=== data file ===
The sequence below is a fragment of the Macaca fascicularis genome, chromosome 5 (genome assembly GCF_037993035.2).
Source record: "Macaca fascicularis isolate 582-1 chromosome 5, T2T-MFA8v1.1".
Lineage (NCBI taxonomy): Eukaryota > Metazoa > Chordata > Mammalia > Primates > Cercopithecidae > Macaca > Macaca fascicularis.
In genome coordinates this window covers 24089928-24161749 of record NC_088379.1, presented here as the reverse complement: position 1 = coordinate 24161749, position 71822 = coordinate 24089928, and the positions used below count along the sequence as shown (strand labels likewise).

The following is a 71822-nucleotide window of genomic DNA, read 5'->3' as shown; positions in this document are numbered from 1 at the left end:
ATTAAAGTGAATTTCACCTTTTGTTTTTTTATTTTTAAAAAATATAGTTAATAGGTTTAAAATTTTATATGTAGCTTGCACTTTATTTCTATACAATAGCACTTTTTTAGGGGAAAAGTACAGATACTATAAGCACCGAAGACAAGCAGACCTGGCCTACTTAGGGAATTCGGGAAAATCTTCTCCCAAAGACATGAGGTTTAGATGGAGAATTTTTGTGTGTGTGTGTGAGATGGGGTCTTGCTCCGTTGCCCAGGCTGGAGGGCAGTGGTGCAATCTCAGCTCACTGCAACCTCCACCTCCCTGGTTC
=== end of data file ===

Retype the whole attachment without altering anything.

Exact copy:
The sequence below is a fragment of the Macaca fascicularis genome, chromosome 5 (genome assembly GCF_037993035.2).
Source record: "Macaca fascicularis isolate 582-1 chromosome 5, T2T-MFA8v1.1".
Lineage (NCBI taxonomy): Eukaryota > Metazoa > Chordata > Mammalia > Primates > Cercopithecidae > Macaca > Macaca fascicularis.
In genome coordinates this window covers 24089928-24161749 of record NC_088379.1, presented here as the reverse complement: position 1 = coordinate 24161749, position 71822 = coordinate 24089928, and the positions used below count along the sequence as shown (strand labels likewise).

The following is a 71822-nucleotide window of genomic DNA, read 5'->3' as shown; positions in this document are numbered from 1 at the left end:
ATTAAAGTGAATTTCACCTTTTGTTTTTTTATTTTTAAAAAATATAGTTAATAGGTTTAAAATTTTATATGTAGCTTGCACTTTATTTCTATACAATAGCACTTTTTTAGGGGAAAAGTACAGATACTATAAGCACCGAAGACAAGCAGACCTGGCCTACTTAGGGAATTCGGGAAAATCTTCTCCCAAAGACATGAGGTTTAGATGGAGAATTTTTGTGTGTGTGTGTGAGATGGGGTCTTGCTCCGTTGCCCAGGCTGGAGGGCAGTGGTGCAATCTCAGCTCACTGCAACCTCCACCTCCCTGGTTC